Planning a development roadmap for a PROFINET project is critical for a smooth process and on-time product release. There are four basic steps (and partners) you’ll need to work with to complete the project. The first and last, joining PI and applying for a product certificate, are pretty straightforward transactions. Everything in between is where the interesting stuff happens and where you have to make tradeoffs.
Step 1: Join PI
While this step isn’t strictly necessary, it’s worth it for two reasons:
- Access to the PROFINET specification and test suite
- A deep discount on the fee you pay to the PI Certification Office at the end of your development
Joining PI via your local Regional PI Association (RPA) also gives you marketing leads and access to potential customers you can’t obtain any other way. For more information on your local RPA, look them up on PI’s website. If you’re in North America, you can join PI North America directly.
Step 2: Develop your product
Development is always a balancing act, and PROFINET’s flexibility means that some design decisions must be made early in the process. Marketing may demand that your device supports the fastest communication speeds, but R&D may only have the budget for a less capable PROFINET implementation. What’s “good enough” for your market? What does an efficient PROFINET application look like to an end-user? How much data should you pack in to the cyclic channel and what should be placed in the acyclic channel? These kinds of questions and decisions require a comprehensive knowledge of the protocol, and that requires expertise. Whether that knowledge comes from your PROFINET technology vendor or from investment in training for your team, it’s critical you don’t “design in the dark” without a clear idea of what the final product should do.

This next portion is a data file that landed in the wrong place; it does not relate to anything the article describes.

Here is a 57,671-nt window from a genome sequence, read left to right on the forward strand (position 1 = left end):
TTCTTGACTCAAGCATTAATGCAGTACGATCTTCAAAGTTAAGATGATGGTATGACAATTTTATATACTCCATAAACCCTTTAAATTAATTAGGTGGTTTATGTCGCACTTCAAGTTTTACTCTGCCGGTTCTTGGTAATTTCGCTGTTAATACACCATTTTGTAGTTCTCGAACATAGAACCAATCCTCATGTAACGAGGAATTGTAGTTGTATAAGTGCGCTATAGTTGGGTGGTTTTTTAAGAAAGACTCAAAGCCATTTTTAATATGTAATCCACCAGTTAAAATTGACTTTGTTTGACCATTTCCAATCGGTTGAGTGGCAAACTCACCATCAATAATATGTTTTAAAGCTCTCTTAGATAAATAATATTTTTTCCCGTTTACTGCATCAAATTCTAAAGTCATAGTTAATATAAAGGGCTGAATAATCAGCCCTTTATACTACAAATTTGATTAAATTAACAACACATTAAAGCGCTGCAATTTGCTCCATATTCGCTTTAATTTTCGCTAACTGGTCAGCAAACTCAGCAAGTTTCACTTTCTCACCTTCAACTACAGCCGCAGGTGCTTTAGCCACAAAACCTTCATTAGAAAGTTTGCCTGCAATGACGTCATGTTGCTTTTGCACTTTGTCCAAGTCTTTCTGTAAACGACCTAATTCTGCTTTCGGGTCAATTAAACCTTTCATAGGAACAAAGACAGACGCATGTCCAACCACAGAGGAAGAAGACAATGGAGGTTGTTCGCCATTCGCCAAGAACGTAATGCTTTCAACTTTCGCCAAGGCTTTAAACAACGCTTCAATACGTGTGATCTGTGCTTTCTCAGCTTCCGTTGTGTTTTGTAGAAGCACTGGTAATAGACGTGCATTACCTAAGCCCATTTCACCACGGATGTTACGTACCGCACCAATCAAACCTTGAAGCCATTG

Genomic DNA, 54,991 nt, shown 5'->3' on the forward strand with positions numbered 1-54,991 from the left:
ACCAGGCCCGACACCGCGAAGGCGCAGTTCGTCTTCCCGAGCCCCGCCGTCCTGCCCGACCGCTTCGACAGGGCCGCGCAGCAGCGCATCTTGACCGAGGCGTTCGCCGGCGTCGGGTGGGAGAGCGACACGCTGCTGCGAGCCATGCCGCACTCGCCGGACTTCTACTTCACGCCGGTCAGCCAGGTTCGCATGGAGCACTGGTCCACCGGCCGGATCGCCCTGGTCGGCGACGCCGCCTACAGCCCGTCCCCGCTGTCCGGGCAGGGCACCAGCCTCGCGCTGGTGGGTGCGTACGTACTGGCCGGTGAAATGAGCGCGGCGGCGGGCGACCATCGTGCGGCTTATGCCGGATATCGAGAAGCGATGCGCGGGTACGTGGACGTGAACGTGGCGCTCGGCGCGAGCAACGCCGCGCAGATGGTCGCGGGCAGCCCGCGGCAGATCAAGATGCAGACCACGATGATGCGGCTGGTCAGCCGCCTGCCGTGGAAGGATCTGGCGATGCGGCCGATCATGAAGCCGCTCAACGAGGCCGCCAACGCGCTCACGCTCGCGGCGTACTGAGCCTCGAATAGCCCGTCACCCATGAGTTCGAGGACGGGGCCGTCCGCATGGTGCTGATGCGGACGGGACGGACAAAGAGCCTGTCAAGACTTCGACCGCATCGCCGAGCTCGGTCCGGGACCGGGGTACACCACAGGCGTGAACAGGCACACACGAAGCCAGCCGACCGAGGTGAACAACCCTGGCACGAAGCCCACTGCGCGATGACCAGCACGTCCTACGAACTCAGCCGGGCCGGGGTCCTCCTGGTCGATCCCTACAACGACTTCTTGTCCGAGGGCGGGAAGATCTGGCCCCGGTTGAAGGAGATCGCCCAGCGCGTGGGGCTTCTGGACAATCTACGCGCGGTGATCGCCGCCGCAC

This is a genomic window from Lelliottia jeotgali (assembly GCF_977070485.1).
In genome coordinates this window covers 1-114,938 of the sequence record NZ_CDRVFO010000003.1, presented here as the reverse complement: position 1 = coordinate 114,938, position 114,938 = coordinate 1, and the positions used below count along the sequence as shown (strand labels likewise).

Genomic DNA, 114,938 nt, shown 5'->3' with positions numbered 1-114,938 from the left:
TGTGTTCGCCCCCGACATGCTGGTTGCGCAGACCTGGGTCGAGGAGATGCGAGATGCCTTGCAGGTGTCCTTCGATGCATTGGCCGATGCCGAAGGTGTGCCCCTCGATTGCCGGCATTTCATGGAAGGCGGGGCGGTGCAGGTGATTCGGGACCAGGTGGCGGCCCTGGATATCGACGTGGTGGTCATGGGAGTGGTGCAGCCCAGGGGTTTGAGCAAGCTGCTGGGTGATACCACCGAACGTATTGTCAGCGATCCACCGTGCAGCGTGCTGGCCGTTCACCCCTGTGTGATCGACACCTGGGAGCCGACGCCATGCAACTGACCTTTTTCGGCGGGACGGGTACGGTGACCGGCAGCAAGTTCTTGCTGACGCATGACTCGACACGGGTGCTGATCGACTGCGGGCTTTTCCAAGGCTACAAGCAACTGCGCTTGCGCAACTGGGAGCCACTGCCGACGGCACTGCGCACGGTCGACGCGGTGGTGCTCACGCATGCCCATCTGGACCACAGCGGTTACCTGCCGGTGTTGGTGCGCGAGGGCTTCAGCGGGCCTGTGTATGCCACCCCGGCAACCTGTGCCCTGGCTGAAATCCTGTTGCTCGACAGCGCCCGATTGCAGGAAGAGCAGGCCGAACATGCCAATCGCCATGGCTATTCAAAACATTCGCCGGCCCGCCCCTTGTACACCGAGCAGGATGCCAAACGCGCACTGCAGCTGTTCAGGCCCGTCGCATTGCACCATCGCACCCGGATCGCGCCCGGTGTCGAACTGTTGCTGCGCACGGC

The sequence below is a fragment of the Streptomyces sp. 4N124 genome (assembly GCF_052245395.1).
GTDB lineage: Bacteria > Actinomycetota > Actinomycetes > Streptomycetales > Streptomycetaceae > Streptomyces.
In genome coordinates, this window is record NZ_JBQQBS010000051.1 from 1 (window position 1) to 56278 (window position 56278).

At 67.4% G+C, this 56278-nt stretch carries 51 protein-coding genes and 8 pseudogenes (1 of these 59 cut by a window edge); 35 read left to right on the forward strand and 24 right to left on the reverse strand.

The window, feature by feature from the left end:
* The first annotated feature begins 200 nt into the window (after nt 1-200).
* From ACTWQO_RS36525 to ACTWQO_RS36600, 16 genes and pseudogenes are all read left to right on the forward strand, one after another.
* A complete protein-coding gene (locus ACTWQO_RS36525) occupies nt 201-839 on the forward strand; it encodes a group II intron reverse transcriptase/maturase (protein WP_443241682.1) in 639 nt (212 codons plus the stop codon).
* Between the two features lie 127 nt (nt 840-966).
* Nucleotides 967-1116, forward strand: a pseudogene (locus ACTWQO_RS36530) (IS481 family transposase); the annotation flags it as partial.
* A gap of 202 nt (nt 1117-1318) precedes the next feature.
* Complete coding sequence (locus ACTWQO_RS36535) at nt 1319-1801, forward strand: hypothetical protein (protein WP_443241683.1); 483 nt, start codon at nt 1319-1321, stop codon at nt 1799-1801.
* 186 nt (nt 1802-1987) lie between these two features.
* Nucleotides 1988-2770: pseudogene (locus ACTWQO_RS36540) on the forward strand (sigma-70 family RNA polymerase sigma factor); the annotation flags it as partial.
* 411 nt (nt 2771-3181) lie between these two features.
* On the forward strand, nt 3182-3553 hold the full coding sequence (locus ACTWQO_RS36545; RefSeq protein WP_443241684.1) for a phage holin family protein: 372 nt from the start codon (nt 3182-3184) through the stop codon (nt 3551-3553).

Step 3: Test your product
The PROFINET certification test can be performed at any accredited PI Test Lab( The PROFI Interface Center is just one of a worldwide network). However, the PROFINET Certification Test is just that – a test. At the end of it, all you’ll receive is a formal test report.
Step 4: Certify your product
To turn that test report in to a product certificate you’ll need to get back in touch with a different branch of PI, the PI Certification Office. Certification is a paperwork process that goes through the PI Certification Office (PICO) in Karlsruhe, Germany. They have their own application form for you to fill out, and will require a fee along with your test report to grant a PROFINET certificate. Once granted, that certificate is valid for three years. Because firmware gets updated, features get added, and products adapt to meet their market needs, PI requires that devices get re-tested every three years to keep their certificates current.